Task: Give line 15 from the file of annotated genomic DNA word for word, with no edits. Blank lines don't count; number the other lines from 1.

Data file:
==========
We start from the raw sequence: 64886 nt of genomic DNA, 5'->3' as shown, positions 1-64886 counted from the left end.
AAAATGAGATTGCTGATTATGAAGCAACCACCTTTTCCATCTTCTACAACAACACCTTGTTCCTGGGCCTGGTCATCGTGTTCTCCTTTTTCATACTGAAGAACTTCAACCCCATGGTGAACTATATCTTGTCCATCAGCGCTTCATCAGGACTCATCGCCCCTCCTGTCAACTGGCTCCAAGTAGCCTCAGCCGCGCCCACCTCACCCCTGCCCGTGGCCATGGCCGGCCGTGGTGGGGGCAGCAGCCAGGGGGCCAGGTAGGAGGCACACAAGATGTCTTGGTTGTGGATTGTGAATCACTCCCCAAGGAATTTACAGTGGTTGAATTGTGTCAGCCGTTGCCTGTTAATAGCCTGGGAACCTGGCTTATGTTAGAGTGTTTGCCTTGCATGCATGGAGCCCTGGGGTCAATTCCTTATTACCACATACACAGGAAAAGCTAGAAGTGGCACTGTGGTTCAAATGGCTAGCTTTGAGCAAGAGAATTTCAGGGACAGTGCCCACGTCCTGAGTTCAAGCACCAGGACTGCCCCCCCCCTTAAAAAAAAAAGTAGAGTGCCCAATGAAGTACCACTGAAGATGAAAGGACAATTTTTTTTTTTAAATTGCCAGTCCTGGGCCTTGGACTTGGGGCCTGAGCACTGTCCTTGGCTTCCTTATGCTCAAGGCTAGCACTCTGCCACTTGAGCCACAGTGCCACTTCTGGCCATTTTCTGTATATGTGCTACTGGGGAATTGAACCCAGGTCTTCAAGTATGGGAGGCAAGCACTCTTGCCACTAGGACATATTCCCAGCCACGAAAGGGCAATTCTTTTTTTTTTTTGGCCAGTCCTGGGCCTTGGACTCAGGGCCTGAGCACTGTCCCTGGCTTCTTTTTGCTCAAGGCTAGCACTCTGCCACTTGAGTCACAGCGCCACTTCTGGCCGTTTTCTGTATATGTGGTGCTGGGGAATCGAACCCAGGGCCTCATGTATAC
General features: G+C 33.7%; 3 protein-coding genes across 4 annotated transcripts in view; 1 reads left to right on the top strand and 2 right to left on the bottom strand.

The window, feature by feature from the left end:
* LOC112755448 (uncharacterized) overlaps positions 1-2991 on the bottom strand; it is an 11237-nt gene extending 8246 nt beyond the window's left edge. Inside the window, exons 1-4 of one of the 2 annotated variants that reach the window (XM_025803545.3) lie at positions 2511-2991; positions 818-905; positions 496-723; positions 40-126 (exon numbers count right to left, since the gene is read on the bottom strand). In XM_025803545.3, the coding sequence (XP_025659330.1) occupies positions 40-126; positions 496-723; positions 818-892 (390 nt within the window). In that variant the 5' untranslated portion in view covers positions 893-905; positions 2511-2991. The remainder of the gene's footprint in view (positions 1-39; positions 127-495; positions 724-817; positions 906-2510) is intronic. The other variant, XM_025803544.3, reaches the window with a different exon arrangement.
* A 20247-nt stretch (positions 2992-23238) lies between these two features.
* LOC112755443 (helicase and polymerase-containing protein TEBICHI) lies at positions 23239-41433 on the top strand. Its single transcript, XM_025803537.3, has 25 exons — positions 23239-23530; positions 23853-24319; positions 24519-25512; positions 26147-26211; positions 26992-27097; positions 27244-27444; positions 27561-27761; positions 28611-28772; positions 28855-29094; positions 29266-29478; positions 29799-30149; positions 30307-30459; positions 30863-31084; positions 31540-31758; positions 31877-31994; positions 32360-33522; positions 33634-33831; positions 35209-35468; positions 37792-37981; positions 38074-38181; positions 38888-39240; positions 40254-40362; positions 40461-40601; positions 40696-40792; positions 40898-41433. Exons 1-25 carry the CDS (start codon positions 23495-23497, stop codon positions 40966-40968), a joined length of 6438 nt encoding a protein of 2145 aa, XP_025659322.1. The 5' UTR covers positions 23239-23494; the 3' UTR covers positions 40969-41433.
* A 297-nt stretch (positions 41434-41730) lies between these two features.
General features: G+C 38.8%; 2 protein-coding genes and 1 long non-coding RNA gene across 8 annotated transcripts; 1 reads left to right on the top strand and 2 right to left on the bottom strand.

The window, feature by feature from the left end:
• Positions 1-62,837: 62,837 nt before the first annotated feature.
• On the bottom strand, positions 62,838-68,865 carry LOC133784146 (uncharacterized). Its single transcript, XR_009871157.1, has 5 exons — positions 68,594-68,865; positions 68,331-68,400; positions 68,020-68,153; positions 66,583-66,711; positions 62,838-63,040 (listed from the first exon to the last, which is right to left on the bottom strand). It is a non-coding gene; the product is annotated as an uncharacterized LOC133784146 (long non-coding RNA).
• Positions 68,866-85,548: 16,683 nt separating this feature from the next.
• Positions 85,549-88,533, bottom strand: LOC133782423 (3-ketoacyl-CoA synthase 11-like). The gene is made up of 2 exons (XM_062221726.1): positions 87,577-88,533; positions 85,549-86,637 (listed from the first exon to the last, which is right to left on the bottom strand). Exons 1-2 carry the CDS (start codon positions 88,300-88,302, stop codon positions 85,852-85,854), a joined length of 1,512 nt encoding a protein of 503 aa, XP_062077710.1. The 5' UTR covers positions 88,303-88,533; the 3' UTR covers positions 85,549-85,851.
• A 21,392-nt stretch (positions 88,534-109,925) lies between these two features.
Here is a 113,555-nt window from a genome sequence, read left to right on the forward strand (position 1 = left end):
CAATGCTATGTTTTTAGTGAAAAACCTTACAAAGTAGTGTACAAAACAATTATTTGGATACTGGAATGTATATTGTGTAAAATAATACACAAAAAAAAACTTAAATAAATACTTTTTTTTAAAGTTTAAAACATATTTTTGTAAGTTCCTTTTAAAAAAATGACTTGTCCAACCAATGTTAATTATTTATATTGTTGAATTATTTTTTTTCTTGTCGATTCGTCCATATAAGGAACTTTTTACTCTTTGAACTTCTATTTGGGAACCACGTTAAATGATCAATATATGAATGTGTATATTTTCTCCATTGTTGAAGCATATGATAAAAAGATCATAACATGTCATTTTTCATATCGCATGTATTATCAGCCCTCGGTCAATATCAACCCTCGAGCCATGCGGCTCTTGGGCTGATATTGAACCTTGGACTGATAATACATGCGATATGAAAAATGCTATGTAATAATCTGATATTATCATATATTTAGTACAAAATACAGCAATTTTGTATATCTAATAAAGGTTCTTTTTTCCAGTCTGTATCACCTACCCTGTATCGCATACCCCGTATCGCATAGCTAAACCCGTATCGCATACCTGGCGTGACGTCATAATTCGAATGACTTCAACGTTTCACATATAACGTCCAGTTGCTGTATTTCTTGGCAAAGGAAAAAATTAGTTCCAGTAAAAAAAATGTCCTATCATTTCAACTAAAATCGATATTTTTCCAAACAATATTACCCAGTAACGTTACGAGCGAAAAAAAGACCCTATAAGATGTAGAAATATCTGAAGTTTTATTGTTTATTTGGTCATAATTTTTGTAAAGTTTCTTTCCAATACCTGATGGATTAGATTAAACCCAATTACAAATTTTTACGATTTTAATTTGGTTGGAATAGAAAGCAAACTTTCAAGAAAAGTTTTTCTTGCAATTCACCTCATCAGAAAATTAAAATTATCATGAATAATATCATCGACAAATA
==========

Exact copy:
• A 21,392-nt stretch (positions 88,534-109,925) lies between these two features.